#PlasticFreeJuly – are you ready for the challenge Jersey?


Plastic Free July - choose to refuse

So Jersey, are you ready for the challenge of Plastic Free July?

This year, in conjunction with Plastic Free Jersey, we are launching the full Plastic Free July campaign here in Jersey.  We are challenging islanders to shop single-use Plastic Free for the entire month of July.  Whether that’s for your morning coffee or your whole weekly shop – we believe you can do it all, without the plastic packaging.

Plastic Free July is a global movement that started in Australia in 2011, and by 2018 had grown into a majestic campaign in which 120 million people from 177 countries took part, Jersey included.  But this year we think it can be bigger and better in Jersey.

Shopping plastic-Free isn’t necessarily convenient and it’s not going to be easy – but I guarantee you it will open your eyes to the vast amount of single-use plastics still in use in our day to day lives, and why it is so important that we reduce their use.

Sources of marine litter from Surfers Against Sewage

In January 2017 I started on a Jersey path to zero-waste living, choosing one item at at time, investigating alternatives and then making it part of my day-to-day routine, before moving on to the next item.  At the beginning it was super easy – seasonal fruit and vegetables from the central market or farm shops, fish in my own glass container at the fish market, and even the occasional butcher who would let me buy meat.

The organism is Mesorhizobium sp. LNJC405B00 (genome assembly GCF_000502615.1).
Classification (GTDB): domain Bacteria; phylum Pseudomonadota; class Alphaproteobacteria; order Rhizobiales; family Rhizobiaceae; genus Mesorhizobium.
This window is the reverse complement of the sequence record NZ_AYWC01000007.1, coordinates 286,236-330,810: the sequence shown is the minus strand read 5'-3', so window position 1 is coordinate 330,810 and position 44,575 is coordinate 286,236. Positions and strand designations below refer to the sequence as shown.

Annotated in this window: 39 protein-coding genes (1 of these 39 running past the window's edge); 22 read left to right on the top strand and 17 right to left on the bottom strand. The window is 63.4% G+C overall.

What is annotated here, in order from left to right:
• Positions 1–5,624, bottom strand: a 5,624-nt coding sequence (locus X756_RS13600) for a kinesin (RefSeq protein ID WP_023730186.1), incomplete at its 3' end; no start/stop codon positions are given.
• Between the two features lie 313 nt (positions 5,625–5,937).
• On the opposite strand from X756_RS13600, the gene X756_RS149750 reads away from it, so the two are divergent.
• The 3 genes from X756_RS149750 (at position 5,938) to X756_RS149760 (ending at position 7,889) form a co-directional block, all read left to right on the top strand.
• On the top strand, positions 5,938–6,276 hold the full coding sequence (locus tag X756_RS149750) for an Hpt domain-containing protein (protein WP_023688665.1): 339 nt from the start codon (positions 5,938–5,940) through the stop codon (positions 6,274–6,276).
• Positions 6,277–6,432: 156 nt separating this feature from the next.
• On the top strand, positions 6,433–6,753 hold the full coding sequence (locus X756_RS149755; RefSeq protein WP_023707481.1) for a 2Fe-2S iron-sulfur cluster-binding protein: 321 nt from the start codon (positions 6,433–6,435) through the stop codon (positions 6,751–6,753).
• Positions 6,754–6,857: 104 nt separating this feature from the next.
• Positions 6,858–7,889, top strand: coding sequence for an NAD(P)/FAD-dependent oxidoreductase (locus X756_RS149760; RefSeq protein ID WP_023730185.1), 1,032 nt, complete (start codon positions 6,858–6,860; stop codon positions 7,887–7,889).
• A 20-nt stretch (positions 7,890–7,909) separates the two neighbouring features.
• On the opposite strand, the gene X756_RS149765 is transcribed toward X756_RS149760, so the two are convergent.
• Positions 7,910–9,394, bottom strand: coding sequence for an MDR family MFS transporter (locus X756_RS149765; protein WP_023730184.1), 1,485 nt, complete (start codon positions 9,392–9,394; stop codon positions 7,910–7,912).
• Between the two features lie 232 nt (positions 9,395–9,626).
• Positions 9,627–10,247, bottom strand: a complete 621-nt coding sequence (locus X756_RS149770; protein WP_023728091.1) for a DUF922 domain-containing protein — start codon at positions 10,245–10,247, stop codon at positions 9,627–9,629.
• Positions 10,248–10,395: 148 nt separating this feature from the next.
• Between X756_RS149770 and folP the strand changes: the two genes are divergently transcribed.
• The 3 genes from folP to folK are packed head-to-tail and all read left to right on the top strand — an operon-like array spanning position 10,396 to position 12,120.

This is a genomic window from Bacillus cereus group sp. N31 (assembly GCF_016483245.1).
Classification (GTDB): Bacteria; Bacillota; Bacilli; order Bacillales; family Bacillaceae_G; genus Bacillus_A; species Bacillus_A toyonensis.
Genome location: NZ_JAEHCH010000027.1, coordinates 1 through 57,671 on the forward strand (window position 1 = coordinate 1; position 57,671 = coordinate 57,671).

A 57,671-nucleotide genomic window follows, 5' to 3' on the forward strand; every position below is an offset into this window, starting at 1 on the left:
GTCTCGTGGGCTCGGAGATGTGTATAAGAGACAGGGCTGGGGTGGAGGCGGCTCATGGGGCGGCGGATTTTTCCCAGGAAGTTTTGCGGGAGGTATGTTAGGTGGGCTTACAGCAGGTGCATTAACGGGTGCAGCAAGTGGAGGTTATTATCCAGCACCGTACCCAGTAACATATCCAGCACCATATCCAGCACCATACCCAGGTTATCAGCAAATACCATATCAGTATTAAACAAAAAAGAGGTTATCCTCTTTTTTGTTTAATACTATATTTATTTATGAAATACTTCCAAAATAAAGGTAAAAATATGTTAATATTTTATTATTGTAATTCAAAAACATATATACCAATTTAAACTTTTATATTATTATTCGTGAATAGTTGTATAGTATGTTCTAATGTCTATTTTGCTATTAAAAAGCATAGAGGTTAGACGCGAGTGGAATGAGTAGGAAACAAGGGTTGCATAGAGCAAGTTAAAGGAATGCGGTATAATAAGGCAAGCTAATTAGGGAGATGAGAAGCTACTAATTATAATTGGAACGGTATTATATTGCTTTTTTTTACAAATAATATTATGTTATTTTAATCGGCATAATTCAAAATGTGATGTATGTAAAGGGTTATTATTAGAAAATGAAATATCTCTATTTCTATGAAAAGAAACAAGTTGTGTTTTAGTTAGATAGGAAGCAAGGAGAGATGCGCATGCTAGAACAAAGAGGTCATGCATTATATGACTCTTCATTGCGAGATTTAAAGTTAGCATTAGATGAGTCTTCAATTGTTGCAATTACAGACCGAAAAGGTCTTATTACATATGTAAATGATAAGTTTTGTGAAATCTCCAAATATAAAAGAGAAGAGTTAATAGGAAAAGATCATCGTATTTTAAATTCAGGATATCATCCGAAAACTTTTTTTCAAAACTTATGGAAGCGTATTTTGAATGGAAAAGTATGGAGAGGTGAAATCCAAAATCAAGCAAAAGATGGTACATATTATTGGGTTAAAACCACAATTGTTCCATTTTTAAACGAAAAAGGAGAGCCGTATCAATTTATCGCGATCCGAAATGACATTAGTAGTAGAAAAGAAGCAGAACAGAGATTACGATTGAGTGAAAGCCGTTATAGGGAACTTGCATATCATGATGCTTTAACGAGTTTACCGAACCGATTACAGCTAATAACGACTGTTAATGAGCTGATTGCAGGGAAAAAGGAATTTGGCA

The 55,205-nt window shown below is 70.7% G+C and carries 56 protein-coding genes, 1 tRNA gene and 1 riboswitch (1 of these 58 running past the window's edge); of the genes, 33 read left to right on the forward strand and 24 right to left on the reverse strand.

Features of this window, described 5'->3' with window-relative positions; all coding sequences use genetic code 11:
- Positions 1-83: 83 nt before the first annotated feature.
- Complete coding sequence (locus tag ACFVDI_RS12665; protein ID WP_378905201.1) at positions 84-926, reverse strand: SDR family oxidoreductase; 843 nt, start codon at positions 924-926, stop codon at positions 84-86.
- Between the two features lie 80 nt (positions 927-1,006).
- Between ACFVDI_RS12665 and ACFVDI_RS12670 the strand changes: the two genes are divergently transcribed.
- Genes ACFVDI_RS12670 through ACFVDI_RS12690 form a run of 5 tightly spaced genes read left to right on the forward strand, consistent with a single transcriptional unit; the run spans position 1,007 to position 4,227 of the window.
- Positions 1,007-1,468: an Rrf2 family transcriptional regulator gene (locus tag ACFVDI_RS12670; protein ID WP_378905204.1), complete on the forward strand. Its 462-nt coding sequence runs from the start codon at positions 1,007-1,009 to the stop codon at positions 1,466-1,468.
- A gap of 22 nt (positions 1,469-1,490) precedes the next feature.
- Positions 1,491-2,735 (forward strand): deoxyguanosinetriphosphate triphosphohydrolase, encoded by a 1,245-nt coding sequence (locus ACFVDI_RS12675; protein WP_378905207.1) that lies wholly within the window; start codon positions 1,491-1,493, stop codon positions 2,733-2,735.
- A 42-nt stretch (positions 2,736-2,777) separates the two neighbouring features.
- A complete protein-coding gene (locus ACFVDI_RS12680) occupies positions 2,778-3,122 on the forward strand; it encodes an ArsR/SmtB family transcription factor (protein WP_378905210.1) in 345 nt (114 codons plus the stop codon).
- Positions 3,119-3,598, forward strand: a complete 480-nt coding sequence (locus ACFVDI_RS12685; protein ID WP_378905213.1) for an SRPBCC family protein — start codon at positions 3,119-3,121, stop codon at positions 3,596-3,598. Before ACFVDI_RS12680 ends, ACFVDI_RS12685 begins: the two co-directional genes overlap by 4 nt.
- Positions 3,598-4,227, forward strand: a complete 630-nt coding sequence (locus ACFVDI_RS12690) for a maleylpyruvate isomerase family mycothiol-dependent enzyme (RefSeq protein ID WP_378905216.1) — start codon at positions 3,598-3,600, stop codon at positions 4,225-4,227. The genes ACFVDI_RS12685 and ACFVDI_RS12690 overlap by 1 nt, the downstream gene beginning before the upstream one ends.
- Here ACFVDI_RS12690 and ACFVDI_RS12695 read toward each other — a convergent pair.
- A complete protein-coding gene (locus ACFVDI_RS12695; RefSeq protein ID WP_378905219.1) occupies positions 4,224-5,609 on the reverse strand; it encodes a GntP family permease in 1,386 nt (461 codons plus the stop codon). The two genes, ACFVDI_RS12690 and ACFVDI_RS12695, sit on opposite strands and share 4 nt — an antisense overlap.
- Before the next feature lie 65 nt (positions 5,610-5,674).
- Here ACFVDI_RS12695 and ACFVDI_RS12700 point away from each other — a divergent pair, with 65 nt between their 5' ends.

Zero waste dinner choices from the central market

But then I began to stumble – everything else became immensely difficult as it was wrapped or presented in single-use plastics with no alternatives available.

No escaping the plastic trail in 2017

Fast forward two years and it’s a very different story!

With unending thanks to the work of David Attenborough in bringing the effects of plastic pollution to the communal consciousness of the masses, the ongoing work of Greenpeace, Friends of the Earth, Sky Ocean Rescue, the Surfers Against Sewage Plastic Free Communities network which Plastic Free Jersey are part of, and now War on Plastic (to name but a few) the effects of plastic pollution are now widely known.  We know the effect we are having on our Living Planet, and with new knowledge comes new solutions as well as a revival of some of the ‘old’ ways.

On island we have seen the introduction of bulk-buying options that now allow us to make purchases plastic-free, matched with an upsurge in the available of plastic-free alternatives at island stores and online.

Some of the bulk-buying options at Mini Mall

With lots of local options available and the Plastic Free July campaign, you can be part of the solution not the problem.

Start by thinking about your daily routine.

I walk every day so for me a refillable water bottle is a must, so it sits by the sink to remind me to actually refill it and take it.  If you like a proper coffee on the way to work, grab your keep cup and put it in your bag/next to your keys/beside your front door – anywhere that you can see it to remind you, until it just becomes habit to take it.  If you have a take-away lunch, then do the same with your cutlery (we all have a drawers full, so no need for plastic), and your refillable container and re-use bag.

Refillable water bottles made from sugar cane, sold by Dandy’s